7 Phases of Incident Response

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7 Phases of Incident Response

Incident Response :Sensitive data and confidential information are the new gold in the digital age, and cyber criminals are naturally always in pursuit of this goldmine.

To streamline the process and ensure all procedures have been executed, many experts recommend 7 phases of incident response.

The Seven Stages of Incident Response

1. Preparation:

 Preparation is key and it involves identifying the start of an incident, how to recover, how to get everything back to normal, and creating established security policies including, but not limited to:

  • user privacy expectations
  • established incident notification processes
  • the development of an incident containment policy
  • creation of incident handling checklists
  • ensuring the corporate disaster recovery plan is up to date

2. Identification

Ideally, monitoring and alerting tools will detect and inform your team about an incident before your customers even notice. Though sometimes you’ll first learn about an incident from customer support tickets.

No matter how the incident is detected, your first step should be to record that a new incident is open in a tool for tracking incidents

3. Containing the situation

Controlling the impact of the attack makes up the next step of incident response. You must already have a strategy in place about how to contain the cyber incident.

Instead of deleting everything without control, ensure that you take both long and short-term plans of action into consideration if you must contain the situation, without escalating the problem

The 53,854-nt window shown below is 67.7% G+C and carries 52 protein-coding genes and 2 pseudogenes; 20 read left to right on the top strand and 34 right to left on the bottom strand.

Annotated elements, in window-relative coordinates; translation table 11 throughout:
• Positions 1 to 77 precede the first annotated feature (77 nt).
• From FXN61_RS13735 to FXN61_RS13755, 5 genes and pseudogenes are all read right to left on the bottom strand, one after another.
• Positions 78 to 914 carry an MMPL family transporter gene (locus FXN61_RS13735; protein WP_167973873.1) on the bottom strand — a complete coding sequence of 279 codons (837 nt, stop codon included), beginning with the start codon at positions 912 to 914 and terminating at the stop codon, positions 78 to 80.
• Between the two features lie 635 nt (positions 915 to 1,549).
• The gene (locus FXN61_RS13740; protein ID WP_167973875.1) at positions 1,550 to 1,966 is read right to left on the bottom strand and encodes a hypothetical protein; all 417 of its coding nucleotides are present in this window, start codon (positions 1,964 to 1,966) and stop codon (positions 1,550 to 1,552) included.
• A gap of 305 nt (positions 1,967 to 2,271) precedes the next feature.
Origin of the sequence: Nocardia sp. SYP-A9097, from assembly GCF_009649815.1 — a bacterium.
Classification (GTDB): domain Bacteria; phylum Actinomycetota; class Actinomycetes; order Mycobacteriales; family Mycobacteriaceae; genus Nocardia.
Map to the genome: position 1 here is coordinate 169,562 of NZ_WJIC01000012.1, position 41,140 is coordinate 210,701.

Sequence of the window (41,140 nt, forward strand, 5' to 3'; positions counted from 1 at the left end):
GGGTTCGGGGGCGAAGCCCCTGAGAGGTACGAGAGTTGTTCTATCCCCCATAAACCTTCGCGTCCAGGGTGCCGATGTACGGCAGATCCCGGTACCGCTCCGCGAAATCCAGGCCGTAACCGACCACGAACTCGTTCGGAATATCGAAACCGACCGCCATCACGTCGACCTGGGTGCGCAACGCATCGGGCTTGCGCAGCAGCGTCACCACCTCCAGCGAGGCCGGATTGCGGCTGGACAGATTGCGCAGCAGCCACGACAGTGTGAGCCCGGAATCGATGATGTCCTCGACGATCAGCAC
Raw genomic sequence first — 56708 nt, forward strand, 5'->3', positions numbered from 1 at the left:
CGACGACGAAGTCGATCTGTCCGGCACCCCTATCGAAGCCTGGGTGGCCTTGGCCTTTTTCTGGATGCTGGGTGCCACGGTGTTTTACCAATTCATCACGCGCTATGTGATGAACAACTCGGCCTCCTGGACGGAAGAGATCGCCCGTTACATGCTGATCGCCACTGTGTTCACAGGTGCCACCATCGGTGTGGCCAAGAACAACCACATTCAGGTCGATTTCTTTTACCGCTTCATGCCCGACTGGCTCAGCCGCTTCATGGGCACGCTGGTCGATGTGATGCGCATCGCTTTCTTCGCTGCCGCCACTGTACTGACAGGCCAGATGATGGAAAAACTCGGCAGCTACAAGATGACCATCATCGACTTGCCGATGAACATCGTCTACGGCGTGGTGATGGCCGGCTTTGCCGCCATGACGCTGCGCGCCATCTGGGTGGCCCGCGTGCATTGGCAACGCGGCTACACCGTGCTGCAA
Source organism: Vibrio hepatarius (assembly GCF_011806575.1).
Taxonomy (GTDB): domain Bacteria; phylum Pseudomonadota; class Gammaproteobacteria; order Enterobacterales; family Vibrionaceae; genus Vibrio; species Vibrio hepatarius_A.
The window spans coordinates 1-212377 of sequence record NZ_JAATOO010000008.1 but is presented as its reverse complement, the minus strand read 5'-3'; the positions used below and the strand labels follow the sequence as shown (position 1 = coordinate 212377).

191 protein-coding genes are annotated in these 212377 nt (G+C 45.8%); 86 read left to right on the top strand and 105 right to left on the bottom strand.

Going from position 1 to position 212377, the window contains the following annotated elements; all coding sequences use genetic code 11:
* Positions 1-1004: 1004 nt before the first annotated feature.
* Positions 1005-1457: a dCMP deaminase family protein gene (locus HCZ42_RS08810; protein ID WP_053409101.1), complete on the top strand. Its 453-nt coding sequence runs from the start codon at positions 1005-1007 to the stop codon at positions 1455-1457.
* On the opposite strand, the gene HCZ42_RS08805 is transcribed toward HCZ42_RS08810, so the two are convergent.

4. Eradication: 

Eradication is the process of actually getting rid of the issue on your computer, system or network. This step should only take place after all external and internal actions are completed. There are two important aspects of eradication which you should keep in mind. The first is cleanup. Cleanup usually consists of running your antivirus software, uninstalling the infected software, rebuilding the OS or replacing the entire hard drive and reconstructing the network.

The second step is notification. Notification always includes relevant personnel, both above and below the incident response team manager in the reporting chain.

5. Recovery:

After analyzing the incident and eradicating any immediate threats, it’s time to begin the restoration and recovery process. The length of this phase, and the effort it requires, is dependent on the extent of the damage. 

6. Lessons Learned

Having gone through a cyber breach on your system, there are certain things you will learn, which in turn help you to avoid future happenings. So, during an incident response planning, you can reflect, and evaluate how you were able to handle the situation. In this phase of incident response, you should be ready to ask yourself if your workforce behaved with precision and agility and if you have also accessed the role of your decision.

7. Testing and Follow-Up of Incident response

Most incident response plans wrap up with a final phase dedicated to testing and follow-up activities. This is the best opportunity for IT staff to ask questions and provide any feedback. It’s also when reports will be produced and delivered. 

This is why you need to continually test and rehearse your incident response plans and try and find any loopholes or gaps in them that criminals may try to exploit next. 

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By | 2022-07-18T18:49:09+05:30 July 18th, 2022|Security Advisory, Security Update, Tips|

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